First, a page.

Plus ça change, plus c’est la même chose. Yesterday’s antics on the Left provided a sense of déja vu for those who recall the events of 2007-8 among Republicans after losing a crippling midterm election, although perhaps a bit more compressed in time. Republicans eventually began walking away from George W. Bush after getting clobbered eight years ago, but Democrats started a sprint yesterday to get distance from Barack Obama.

So far, it’s the progressives out in front:

The White House’s aggressive push to salvage a spending bill on Capitol Hill left liberal lawmakers feeling burned by President Barack Obama — and raised significant doubts about their desire to cooperate heading into next year’s Republican takeover of Congress.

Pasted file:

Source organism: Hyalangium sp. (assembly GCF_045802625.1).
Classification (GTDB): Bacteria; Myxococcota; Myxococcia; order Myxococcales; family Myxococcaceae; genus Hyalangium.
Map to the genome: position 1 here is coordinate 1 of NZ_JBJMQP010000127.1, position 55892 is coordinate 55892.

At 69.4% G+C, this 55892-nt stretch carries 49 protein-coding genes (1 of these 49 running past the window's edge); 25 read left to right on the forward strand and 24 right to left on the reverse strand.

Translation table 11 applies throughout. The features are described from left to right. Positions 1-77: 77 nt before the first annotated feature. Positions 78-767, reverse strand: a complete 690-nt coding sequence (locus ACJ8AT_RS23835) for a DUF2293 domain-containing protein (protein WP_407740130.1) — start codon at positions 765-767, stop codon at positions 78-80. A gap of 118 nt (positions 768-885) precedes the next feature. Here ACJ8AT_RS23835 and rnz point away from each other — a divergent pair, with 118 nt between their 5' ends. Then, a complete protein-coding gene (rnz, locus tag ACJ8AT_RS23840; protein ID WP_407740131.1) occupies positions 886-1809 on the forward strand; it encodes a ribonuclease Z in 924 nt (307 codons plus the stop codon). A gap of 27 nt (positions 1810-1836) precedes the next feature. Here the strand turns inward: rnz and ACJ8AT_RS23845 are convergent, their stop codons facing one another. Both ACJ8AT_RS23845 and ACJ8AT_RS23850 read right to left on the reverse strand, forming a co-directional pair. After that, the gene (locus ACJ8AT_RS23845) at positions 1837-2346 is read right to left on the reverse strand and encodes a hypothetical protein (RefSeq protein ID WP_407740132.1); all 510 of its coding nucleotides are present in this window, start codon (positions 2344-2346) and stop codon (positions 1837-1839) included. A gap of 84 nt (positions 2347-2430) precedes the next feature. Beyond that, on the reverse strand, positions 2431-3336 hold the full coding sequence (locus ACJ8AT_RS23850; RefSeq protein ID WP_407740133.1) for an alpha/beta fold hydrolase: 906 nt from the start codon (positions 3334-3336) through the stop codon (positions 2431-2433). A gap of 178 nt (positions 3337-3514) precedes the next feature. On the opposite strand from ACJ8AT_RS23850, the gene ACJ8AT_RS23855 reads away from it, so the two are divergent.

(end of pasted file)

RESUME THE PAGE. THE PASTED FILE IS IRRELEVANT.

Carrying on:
Democrats will need every vote they can muster next year as the GOP plans to attack liberal priorities on health care, energy and financial regulation in 2015. But Thursday’s deadline drama offered no signal of party unity, only fresh reminders of the post-election divisions between a president who’s looking to govern during his last two years in office and a newly invigorated populist wing of the party, led by Sen. Elizabeth Warren (D-Mass.). …

Obama’s base said he tried to sell them out—and didn’t even wait to do it until Republicans officially expand their majority in the House and take over the Senate come January. And some on the left worried the wide range of policy riders in a spending bill were a worrisome sign as Republicans take over the Senate next year – and are already urging Obama to steel himself and ready his veto pen for what’s to come.